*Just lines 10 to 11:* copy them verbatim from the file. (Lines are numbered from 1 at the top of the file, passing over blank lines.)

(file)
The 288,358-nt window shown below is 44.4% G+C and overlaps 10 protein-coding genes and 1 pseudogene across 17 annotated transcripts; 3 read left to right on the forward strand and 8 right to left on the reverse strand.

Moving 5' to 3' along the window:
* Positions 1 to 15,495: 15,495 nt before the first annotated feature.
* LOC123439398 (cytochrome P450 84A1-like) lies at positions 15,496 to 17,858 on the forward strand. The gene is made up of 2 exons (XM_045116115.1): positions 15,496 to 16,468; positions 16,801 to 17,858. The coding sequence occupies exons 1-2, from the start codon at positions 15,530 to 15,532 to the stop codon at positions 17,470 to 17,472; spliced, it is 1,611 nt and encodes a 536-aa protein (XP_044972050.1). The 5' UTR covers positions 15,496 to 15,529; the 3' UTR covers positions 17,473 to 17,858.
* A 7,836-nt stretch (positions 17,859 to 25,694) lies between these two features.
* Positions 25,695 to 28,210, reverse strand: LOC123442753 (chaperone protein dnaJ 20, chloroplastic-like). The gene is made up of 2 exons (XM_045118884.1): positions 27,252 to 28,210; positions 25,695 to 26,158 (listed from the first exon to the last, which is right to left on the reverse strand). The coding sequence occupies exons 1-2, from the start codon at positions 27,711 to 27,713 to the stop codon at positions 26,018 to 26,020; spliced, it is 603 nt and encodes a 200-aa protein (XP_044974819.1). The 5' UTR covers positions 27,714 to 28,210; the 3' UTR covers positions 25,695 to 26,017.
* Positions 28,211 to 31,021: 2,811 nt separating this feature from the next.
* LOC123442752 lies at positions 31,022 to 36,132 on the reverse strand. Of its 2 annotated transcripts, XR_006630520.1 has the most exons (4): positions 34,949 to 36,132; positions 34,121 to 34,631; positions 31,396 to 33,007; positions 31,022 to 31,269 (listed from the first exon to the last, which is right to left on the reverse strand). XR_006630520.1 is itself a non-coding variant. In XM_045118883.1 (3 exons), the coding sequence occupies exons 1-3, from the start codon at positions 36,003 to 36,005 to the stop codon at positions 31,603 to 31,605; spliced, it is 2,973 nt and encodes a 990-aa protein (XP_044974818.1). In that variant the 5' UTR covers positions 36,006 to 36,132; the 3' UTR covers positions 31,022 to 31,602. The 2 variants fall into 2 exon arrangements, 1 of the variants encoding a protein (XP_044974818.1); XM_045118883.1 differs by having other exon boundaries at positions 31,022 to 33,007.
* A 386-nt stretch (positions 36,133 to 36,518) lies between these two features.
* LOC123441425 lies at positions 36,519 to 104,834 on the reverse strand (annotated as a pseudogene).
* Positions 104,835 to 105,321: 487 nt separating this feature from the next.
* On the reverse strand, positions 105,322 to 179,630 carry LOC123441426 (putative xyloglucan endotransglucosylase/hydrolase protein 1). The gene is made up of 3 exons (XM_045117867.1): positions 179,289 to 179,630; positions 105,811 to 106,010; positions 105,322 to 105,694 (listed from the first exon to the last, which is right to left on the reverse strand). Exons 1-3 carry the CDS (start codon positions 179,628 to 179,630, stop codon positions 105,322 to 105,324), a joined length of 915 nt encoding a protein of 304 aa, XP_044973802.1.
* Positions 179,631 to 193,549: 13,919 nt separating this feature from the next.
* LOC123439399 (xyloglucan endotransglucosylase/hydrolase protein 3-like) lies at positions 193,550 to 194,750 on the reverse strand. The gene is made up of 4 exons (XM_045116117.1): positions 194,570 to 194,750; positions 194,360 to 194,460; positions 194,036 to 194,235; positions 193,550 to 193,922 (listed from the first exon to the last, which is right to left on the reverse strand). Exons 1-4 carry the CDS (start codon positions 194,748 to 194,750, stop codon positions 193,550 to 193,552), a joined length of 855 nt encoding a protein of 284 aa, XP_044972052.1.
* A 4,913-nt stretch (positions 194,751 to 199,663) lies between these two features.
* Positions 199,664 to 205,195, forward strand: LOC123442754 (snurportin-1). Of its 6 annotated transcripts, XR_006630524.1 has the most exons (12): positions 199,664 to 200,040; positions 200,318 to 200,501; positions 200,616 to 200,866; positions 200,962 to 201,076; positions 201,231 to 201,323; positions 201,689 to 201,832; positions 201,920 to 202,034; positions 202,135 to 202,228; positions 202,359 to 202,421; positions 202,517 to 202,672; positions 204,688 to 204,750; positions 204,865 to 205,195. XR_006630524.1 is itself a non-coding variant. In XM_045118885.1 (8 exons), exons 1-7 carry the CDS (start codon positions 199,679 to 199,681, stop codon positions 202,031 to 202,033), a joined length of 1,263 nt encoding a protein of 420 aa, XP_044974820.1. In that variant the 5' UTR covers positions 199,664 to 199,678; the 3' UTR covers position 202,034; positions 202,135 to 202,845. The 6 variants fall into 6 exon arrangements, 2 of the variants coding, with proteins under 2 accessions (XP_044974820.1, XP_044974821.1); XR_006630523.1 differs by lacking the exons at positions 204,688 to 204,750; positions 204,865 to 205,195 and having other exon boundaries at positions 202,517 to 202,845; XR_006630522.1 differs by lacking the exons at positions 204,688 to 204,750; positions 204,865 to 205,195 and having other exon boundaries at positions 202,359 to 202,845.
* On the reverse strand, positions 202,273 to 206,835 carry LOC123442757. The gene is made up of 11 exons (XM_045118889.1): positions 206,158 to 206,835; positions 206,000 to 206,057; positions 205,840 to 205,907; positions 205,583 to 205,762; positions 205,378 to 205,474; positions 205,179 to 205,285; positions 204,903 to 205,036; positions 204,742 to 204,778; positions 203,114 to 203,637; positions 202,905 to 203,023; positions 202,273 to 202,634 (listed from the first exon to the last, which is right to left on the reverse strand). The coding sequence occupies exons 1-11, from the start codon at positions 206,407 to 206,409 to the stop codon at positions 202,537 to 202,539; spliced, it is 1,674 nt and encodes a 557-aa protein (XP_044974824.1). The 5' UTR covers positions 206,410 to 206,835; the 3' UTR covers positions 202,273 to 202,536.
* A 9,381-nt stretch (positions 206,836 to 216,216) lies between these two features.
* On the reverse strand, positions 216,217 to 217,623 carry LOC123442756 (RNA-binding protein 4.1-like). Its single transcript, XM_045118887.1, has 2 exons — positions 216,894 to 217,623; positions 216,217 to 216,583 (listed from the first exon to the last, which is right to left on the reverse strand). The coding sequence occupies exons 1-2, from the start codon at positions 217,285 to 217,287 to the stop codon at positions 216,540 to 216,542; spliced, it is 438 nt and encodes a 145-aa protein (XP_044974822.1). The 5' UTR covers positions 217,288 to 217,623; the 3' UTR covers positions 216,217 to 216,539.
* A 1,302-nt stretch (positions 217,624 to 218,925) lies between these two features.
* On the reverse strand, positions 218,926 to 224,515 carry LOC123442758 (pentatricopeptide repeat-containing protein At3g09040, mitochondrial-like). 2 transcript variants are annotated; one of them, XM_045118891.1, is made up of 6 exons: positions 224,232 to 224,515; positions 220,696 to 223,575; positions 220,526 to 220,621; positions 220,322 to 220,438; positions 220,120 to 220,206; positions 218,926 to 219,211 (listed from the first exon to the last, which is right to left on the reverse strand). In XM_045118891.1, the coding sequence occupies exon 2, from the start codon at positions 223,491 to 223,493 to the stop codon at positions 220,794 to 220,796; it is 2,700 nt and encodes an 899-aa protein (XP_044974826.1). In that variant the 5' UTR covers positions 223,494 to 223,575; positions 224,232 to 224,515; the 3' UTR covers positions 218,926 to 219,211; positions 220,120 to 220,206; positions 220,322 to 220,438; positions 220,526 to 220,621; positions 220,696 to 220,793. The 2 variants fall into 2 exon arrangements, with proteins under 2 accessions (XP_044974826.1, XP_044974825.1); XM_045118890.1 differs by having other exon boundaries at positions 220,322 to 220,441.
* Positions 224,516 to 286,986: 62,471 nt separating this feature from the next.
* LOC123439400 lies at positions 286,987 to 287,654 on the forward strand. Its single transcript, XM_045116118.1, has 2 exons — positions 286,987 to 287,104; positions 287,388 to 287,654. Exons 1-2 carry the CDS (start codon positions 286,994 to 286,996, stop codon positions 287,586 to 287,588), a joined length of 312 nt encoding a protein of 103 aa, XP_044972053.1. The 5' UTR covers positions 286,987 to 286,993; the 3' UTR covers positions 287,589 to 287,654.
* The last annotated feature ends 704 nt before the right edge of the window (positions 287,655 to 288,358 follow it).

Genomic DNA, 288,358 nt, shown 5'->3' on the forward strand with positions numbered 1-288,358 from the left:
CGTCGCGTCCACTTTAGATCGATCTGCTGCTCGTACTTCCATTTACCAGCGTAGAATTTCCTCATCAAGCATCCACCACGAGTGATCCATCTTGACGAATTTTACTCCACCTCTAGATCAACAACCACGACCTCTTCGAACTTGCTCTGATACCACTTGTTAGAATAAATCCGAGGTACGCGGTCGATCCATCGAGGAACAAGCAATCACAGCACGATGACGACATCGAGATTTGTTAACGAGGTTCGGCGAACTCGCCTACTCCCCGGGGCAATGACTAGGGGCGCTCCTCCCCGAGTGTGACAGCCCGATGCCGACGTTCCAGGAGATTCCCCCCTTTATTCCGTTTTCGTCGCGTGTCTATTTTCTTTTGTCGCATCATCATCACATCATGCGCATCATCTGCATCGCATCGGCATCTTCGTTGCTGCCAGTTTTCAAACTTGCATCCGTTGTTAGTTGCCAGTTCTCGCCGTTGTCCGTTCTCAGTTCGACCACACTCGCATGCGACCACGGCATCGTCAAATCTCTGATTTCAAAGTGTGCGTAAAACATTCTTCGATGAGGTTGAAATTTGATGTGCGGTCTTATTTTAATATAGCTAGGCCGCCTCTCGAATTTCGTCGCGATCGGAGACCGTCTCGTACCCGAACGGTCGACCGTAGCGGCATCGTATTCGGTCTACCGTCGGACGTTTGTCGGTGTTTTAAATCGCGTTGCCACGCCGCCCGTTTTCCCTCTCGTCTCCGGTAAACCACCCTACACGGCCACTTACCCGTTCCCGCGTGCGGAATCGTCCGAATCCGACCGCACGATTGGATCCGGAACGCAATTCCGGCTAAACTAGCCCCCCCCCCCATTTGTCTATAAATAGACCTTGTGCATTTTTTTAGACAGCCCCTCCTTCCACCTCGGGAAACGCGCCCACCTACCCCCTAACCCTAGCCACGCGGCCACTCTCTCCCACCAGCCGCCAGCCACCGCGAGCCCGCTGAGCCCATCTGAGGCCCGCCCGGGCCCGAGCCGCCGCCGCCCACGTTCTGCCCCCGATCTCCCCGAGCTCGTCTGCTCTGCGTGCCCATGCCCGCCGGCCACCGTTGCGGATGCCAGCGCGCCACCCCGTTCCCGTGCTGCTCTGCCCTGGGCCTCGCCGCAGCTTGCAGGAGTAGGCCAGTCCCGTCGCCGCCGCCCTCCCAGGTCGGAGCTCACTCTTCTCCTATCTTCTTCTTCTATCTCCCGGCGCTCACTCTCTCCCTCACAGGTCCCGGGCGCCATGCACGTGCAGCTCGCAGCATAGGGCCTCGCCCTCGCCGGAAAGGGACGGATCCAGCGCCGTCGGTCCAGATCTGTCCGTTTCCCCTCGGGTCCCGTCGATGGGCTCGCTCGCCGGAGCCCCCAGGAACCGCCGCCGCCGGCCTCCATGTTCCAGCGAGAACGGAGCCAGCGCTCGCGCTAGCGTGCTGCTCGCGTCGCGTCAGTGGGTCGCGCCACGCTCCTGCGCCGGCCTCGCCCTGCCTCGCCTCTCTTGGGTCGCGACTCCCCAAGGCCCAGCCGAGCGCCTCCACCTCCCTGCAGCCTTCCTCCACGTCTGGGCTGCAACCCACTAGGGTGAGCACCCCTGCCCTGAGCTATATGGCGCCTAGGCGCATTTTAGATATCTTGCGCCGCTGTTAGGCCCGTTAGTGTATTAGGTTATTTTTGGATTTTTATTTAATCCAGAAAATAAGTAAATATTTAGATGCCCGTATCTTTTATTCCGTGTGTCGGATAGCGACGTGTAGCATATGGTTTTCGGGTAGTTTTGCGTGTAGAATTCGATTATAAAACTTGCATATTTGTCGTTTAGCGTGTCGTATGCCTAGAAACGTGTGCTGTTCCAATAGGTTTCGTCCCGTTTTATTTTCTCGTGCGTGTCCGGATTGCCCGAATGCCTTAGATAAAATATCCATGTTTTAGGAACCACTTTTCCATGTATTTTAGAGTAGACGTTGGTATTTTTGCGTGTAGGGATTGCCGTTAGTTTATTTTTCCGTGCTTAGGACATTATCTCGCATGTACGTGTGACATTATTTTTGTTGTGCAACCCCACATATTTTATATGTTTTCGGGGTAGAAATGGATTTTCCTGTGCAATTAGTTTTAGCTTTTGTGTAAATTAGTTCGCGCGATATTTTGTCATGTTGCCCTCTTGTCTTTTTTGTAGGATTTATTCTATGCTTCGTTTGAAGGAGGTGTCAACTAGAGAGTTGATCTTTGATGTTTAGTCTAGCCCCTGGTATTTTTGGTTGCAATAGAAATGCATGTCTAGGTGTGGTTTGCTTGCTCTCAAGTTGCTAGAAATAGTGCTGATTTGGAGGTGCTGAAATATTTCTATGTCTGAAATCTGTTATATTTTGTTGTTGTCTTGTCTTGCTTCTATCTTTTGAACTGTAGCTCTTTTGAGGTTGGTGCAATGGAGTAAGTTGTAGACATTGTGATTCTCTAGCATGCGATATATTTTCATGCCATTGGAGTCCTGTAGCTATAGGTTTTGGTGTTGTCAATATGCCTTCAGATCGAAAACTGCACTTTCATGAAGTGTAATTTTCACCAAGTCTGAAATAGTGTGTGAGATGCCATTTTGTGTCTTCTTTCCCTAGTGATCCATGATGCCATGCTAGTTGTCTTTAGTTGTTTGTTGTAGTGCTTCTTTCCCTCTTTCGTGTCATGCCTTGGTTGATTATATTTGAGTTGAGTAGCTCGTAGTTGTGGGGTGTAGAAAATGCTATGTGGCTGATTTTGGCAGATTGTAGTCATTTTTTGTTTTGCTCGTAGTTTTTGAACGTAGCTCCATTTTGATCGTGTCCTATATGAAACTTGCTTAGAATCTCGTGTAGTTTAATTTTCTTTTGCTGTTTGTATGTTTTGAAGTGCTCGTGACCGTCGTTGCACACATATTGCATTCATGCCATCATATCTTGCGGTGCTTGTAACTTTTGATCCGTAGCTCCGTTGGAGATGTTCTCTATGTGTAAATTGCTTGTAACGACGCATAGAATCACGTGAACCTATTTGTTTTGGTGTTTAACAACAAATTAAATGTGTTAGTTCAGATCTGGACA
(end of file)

* LOC123441425 lies at positions 36,519 to 104,834 on the reverse strand (annotated as a pseudogene).
* Positions 104,835 to 105,321: 487 nt separating this feature from the next.